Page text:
Many years back I never would have thought to be this far from where I began. Having finished education in a completely different field of work and feeling confident of that career path, I did notice a slight twitch in my hands. I was watching as my backup plan to work in I.T. was moving out of reach if I didn’t do something soon.
Fast forward to my second job in the corporate audio/visuals sector, and I passed my CompTIA A+ cert exam, giving enough confidence to get my first foothold on a job in IT support. Don’t get me wrong, call-centre tech support isn’t very glamorous, but it’s where many of us started. With a couple years of it, I haven’t had enough, and needed to learn more. I kept getting a twitch that was almost telling me that my prime career wouldn’t yet sit as just helping end-users reset passwords with capitalized numbers (yea, think about that) or convince networking team that all I needed was to ping between 2 switches to verify a problem.
ah, thank you xkcd.
Itching curiosity brought me back to what a friend once showed me, using Ubuntu to recover files from what I thought was a failed hard-disk. I was astonished! How come Windows can’t do this? Taking things further I delved into distro-hopping for the ideal Linux distribution to tinker and break and fix and break and fix. This was around the time that Proxmox VE 1.2 was out and if you remember, it was based on Debian 5 and had a very simple feature set. Again, I was astonished – ‘virtual machines??’ – ‘how many can I run?’ –. From then on I mostly fell into the self-taught curriculum that brought me to understand Linux and virtualization as I know it today. This is when my home-lab was born, and kept me busy with more to absorb.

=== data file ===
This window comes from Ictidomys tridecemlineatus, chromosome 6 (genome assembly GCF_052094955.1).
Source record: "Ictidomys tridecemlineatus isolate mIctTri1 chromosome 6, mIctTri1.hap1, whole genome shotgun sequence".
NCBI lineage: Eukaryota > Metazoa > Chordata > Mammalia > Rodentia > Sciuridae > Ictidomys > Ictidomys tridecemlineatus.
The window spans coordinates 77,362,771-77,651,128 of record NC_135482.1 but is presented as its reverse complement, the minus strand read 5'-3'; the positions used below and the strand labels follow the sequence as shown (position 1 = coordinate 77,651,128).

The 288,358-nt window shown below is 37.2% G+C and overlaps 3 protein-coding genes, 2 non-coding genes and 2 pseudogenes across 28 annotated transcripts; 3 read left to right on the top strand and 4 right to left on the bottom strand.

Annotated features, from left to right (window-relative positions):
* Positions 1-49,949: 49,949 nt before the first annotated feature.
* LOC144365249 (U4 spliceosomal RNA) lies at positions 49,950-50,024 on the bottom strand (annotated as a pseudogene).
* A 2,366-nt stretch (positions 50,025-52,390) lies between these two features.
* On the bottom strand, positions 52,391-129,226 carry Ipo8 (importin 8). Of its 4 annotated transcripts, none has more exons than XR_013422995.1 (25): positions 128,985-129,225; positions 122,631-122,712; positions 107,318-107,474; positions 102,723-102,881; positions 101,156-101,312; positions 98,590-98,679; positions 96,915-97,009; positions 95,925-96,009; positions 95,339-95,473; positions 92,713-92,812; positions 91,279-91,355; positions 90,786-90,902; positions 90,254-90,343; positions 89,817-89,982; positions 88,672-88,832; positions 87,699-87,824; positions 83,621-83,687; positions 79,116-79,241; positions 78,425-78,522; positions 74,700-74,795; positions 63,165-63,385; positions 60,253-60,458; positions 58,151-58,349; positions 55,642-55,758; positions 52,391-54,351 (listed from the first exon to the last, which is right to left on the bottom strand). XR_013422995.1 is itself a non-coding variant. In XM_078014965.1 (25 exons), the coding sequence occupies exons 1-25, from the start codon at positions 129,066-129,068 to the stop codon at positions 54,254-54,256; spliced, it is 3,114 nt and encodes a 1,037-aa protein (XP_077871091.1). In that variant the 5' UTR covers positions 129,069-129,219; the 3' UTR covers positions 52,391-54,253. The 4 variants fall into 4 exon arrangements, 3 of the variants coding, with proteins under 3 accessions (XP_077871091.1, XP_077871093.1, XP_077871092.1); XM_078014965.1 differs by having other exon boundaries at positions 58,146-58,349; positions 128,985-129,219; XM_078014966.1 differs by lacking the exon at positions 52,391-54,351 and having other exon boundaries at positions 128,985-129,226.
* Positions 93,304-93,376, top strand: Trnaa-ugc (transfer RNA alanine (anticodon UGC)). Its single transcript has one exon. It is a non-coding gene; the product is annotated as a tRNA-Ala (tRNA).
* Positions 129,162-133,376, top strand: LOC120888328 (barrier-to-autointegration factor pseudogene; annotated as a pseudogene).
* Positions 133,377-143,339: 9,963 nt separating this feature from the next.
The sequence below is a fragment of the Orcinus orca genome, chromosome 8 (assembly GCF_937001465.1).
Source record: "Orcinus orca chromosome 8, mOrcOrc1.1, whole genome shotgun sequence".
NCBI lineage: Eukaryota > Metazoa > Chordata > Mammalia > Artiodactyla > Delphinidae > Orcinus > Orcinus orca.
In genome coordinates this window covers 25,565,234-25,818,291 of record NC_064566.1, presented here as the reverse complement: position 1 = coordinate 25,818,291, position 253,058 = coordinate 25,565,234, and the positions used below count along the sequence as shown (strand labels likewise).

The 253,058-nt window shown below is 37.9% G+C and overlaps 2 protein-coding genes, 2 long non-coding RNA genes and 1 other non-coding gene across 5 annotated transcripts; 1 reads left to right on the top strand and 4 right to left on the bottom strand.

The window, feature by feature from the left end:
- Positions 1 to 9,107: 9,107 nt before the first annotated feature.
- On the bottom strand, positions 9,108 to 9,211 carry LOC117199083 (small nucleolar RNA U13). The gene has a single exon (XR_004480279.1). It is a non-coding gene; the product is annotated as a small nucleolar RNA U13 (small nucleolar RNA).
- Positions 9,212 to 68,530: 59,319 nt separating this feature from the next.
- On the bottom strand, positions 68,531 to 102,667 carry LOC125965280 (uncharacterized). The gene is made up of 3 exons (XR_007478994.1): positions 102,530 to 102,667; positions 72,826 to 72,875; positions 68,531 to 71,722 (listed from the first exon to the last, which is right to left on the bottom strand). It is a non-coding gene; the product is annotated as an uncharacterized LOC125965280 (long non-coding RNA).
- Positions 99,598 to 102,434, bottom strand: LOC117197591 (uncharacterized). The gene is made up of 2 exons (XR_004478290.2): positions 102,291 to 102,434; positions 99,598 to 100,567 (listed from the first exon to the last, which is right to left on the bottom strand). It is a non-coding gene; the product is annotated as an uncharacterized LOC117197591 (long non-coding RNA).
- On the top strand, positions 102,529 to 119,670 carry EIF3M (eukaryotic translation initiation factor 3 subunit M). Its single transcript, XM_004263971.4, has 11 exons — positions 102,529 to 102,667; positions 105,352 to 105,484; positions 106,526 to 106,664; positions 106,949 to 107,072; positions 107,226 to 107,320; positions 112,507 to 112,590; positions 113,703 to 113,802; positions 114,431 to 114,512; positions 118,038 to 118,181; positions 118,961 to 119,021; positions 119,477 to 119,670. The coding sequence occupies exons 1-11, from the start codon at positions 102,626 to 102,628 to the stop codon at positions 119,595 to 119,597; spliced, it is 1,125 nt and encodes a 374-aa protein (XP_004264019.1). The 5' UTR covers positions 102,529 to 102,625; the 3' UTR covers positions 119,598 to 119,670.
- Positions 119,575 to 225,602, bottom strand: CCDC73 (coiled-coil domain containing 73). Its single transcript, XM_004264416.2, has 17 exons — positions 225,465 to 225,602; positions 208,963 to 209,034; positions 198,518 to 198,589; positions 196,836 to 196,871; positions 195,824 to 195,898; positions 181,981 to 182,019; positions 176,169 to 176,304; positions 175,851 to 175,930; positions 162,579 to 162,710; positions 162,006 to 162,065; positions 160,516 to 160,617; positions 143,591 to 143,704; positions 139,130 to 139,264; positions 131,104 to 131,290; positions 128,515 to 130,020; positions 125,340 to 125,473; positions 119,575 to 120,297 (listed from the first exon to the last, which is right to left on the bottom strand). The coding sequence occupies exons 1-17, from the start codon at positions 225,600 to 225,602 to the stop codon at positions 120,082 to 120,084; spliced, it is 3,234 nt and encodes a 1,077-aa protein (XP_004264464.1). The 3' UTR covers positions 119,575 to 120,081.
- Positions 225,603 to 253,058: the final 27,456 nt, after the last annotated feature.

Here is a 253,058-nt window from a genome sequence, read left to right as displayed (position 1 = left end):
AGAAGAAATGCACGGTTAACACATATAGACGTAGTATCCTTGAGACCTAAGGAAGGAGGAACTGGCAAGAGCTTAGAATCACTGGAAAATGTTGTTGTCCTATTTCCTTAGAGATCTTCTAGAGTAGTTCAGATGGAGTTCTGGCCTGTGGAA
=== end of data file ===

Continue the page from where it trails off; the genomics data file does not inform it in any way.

Somewhere along the path I also found myself contributing actively to the community and documentation for the Amahi project. Amahi is still active today, as a Fedora-based “home-data-assistant” as they coined it. To the Amahi community, I owe a large part of my self-education in the Linux sector. (To this day, I run Proxmox 5 in my homelab)
As my career was being driven now by my skill-sets in Linux things, I took to the enterprise level of Linux that was running at my employer at the time. Introducing myself to RHEL via CentOS on my home-lab and pushing my learning as much as I could with online courses and in-class courses such as the RH124+134 (RHCSA), I began to feel really confident with enterprise grade Linux and the systems administration craft. To go along with this I had the chance to move around in the company through different support teams, all with the common denominator of Unix/ Linux beneath it all.
Stay tuned for part 2 of this post